# Thread: Florida Beg-Meil

1. ## Re: Florida Beg-Meil

I just binged through your incredible build from the beginning. Absolutely awe inspiring. Thank you so much for sharing it all.
You're getting close. Hopefully this will be the October you keep mentioning. Maybe October will come early this year.

Sam

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## Re: Florida Beg-Meil

Originally Posted by Bad Cargo
I just binged through your incredible build from the beginning. Absolutely awe inspiring. Thank you so much for sharing it all.
You're getting close. Hopefully this will be the October you keep mentioning. Maybe October will come early this year.

Sam
Sam,

Thanks for your kind words! I appreciate you following along, and I'm glad you enjoyed the thread. I'm going to keep plugging away!

Jason

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## Re: Florida Beg-Meil

Some work on the boom lately:

From 4 sided, to 32-sided and nearly round -
[IMG]Untitled by Jason D, on Flickr[/IMG]

The tools of the trade: spar gauge, power planer, and smooth plane.
[IMG]Untitled by Jason D, on Flickr[/IMG]

How does the spare gauge work, you ask?

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## Re: Florida Beg-Meil

Well, here is some info I found helpful

Originally Posted by JasonD
I used the same spar gauge for the boom as used for the gaff. It was created based on Vivier's nice math (.72D and .3D) that creates it perfectly for whatever diameter is needed. For those who want to know the math behind it, there is a nice little write up on "Traditional Maritime Skills," a project out the UK that is preserving skills and traditions. They have an online learning section for traditional boat building skills that has videos and write ups on some useful topics - See more at: http://www.boat-building.org/learn-s....leMvd92H.dpuf

Who said that we'd never use geometry?

Procedure

The aim for this square piece of wood is to make it into a round mast. This is done by removing the 4 corners, resulting in 8 sides, and then removing those 8 corners and so on.
Each step brings it closer to a round shape.
The important outcome of this process is that all the sides' lengths are equal, this is where Pythagoras' theorem comes into play. Pythagoras' theorem states that in any right angled triangle, the area of the square whose side is the hypotenuse (the side opposite the right angle) is equal to the sum of the areas of the squares whose sides are the two sides that meet at a right angle. So the Pythagorean equation can be written:
a2 + b2 = c2

To create an octagon section from a square, it is necessary to plane or cut the 4 right angle triangles off. Due to this relationship, we can use Pythagoras outlined above to calculate the ratio between the sides of the triangle, square and the octagon.

From the above diagram, it is possible to see that side a and b are equal and side c is not only the hypotenuse of the triangle but also the sides of the octagon. This highlights the relationship between the sides and enables a spar gauge to be designed.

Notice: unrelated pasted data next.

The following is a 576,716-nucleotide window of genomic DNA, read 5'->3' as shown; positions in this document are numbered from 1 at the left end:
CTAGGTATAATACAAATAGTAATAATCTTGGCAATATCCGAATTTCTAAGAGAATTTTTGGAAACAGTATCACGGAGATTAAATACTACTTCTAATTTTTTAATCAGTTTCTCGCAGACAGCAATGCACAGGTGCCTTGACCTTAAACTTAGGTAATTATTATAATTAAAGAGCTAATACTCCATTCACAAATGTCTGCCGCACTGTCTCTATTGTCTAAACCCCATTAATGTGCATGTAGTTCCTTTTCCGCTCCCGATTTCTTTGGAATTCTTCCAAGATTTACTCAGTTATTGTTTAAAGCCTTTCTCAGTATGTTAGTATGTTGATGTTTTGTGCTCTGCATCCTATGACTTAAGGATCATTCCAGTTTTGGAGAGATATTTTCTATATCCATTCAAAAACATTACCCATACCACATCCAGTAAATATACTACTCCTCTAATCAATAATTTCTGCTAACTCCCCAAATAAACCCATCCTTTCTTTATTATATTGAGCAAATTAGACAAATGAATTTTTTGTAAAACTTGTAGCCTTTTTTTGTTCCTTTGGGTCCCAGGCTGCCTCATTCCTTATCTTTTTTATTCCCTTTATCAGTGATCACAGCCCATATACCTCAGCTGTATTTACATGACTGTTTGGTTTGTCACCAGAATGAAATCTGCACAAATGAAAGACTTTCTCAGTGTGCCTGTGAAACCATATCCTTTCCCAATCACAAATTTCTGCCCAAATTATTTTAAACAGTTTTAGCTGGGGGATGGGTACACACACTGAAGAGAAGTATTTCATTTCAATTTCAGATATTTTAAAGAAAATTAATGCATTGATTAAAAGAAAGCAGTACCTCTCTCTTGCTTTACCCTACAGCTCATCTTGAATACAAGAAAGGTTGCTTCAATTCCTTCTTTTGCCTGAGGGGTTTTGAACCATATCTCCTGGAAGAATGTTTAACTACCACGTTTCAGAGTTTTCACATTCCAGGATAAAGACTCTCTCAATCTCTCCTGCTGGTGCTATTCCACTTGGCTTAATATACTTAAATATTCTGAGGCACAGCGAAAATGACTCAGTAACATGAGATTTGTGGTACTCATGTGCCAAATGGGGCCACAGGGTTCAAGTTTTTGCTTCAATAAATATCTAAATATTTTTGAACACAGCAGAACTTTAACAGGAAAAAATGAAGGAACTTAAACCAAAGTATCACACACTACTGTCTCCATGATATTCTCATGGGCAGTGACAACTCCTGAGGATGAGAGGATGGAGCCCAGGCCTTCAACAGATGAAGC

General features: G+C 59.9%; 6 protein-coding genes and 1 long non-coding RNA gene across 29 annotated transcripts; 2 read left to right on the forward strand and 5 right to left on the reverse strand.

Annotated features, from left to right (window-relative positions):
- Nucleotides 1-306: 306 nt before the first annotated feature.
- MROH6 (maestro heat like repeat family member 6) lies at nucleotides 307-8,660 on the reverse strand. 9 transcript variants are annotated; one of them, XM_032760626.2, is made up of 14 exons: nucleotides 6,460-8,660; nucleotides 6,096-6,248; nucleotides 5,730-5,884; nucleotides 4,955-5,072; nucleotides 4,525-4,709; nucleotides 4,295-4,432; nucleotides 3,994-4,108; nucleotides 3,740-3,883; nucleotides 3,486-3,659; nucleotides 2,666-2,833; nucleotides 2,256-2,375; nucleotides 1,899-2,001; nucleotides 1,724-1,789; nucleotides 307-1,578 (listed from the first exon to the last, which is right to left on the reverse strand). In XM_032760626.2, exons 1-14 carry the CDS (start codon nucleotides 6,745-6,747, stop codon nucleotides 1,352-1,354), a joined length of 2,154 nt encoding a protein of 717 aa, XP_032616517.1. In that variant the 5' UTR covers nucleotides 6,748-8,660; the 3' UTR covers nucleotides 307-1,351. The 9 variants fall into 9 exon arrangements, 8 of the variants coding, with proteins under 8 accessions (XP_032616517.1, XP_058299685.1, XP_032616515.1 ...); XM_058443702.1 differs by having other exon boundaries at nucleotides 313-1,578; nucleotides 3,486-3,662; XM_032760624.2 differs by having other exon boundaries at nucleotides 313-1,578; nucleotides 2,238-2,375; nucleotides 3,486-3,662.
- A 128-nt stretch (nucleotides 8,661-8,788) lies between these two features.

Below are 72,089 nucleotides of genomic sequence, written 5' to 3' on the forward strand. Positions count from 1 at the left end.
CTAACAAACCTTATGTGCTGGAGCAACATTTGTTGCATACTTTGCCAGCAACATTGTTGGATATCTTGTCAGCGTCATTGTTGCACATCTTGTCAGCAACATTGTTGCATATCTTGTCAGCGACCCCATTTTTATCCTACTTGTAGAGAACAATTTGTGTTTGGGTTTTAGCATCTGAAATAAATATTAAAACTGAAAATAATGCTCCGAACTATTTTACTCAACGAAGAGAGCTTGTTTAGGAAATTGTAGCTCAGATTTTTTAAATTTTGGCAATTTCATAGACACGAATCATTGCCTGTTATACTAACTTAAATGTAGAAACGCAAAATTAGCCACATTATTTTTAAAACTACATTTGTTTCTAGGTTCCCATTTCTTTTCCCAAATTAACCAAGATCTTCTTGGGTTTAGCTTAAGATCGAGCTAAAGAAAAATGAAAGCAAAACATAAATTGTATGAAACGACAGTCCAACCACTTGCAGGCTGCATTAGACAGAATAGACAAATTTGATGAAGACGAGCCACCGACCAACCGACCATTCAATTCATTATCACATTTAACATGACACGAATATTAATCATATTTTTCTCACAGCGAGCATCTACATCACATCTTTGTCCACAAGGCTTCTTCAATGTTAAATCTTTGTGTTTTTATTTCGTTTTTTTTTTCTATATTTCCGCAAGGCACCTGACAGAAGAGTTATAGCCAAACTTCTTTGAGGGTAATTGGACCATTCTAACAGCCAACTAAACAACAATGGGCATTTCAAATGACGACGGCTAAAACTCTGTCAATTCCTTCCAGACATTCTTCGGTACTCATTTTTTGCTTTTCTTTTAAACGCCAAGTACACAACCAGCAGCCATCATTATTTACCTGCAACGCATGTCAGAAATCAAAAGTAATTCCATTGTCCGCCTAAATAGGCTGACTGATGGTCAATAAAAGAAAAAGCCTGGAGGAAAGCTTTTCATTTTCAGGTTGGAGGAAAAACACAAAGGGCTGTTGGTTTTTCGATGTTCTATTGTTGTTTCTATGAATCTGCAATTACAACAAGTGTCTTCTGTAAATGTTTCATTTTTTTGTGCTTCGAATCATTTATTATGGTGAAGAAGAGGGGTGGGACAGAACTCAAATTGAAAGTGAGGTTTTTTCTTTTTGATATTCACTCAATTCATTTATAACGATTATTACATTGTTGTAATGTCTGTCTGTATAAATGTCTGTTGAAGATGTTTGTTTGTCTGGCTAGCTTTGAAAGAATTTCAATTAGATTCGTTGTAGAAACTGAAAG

To find c, the equation can be rearranged to:
c = √( a2 + b2)
If you give a value of 1 to sides a and b (a and b are the same length as the corner angles are 45°, 90° and 45°), c can be calculated as being:
c = √( 12 + 12)
c = √( 1 + 1)
c = √2
c = 1.41
So the relationship between sides can be described by the ratio 1:1.41:1. If the spacing between the outer pins and inner scribes on a spar gauge uses this ratio, it will mark out the octagon within the 4-sided shape.
As long as the outer pins are pressed against the side of the mast, this ratio will be transferred to a tapered or straight mast as the spar gauge is drawn along the timber. Ideally the spar gauge needs to be at an angle of 45° to the mast, as a different angle will affect the ratio. For this reason you will require a different size spar gauge for different diameters of masts, however, the spar gauge will do a range of spar sizes within reason.
Once these corners have been removed to create an octagonal mast, it is necessary to remove these corners. It would be possible to make a spar gauge for this purpose, the ratio in this case would be 0.4005 : 0.199 : 0.4005 between the various components of the spar gauge.
Once you have made your spar gauge with its wooden or metal outer guide pins and the inner scribes (these could be pencils, metal spikes or even screws), you will be ready to mark up your spar.
The benefit of the gauge is that while the outer pins are pressed against the side of the mast, that ratio (1:1.41:1) will always happen and this is true for both tapered and straight masts. This removes any unnecessary calculations, marking outs, etc.
So place the spar gauge on the piece of wood, twist it so the guide pins have made contact with sides and draw it along making sure that the scribes (in this case screws) are marking the timber. To make the line easier to see, a pencil could be run down them. The lines give the edges of the corners which must be removed to make the octagonal shape required.
Measuring the distance from the edge to the line at different points along the mast demonstrates ratio at work. As the width changes due to the taper, the distance from the edge to the line also changes and a range of 14mm to 21mm was seen.
Rotate the mast and repeat the process for each side.
- See more at: http://www.boat-building.org/learn-s....BKTiCol1.dpuf